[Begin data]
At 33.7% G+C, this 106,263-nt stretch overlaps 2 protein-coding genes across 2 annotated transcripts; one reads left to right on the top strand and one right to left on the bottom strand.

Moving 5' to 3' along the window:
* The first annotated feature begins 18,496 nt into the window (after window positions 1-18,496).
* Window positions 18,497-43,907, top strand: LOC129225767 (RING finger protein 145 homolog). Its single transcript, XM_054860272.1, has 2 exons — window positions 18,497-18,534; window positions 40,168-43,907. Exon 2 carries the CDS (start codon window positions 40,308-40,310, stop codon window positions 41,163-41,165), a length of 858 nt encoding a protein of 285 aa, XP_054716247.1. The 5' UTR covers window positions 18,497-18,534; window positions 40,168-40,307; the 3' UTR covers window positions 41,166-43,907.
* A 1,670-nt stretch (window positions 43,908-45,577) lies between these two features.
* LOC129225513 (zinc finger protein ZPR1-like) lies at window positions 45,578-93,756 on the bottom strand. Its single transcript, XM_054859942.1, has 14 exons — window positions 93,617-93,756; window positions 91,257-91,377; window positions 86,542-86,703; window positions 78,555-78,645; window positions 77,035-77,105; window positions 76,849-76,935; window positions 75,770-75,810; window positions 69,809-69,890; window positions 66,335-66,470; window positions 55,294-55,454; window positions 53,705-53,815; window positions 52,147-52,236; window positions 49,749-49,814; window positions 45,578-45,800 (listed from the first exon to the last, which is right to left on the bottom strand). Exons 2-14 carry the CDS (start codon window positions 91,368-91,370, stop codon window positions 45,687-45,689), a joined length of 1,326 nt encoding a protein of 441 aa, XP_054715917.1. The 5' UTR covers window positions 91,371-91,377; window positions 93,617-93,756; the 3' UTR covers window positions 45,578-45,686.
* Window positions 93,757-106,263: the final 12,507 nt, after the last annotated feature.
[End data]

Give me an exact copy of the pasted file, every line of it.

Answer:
At 33.7% G+C, this 106,263-nt stretch overlaps 2 protein-coding genes across 2 annotated transcripts; one reads left to right on the top strand and one right to left on the bottom strand.

Moving 5' to 3' along the window:
* The first annotated feature begins 18,496 nt into the window (after window positions 1-18,496).
* Window positions 18,497-43,907, top strand: LOC129225767 (RING finger protein 145 homolog). Its single transcript, XM_054860272.1, has 2 exons — window positions 18,497-18,534; window positions 40,168-43,907. Exon 2 carries the CDS (start codon window positions 40,308-40,310, stop codon window positions 41,163-41,165), a length of 858 nt encoding a protein of 285 aa, XP_054716247.1. The 5' UTR covers window positions 18,497-18,534; window positions 40,168-40,307; the 3' UTR covers window positions 41,166-43,907.
* A 1,670-nt stretch (window positions 43,908-45,577) lies between these two features.
* LOC129225513 (zinc finger protein ZPR1-like) lies at window positions 45,578-93,756 on the bottom strand. Its single transcript, XM_054859942.1, has 14 exons — window positions 93,617-93,756; window positions 91,257-91,377; window positions 86,542-86,703; window positions 78,555-78,645; window positions 77,035-77,105; window positions 76,849-76,935; window positions 75,770-75,810; window positions 69,809-69,890; window positions 66,335-66,470; window positions 55,294-55,454; window positions 53,705-53,815; window positions 52,147-52,236; window positions 49,749-49,814; window positions 45,578-45,800 (listed from the first exon to the last, which is right to left on the bottom strand). Exons 2-14 carry the CDS (start codon window positions 91,368-91,370, stop codon window positions 45,687-45,689), a joined length of 1,326 nt encoding a protein of 441 aa, XP_054715917.1. The 5' UTR covers window positions 91,371-91,377; window positions 93,617-93,756; the 3' UTR covers window positions 45,578-45,686.
* Window positions 93,757-106,263: the final 12,507 nt, after the last annotated feature.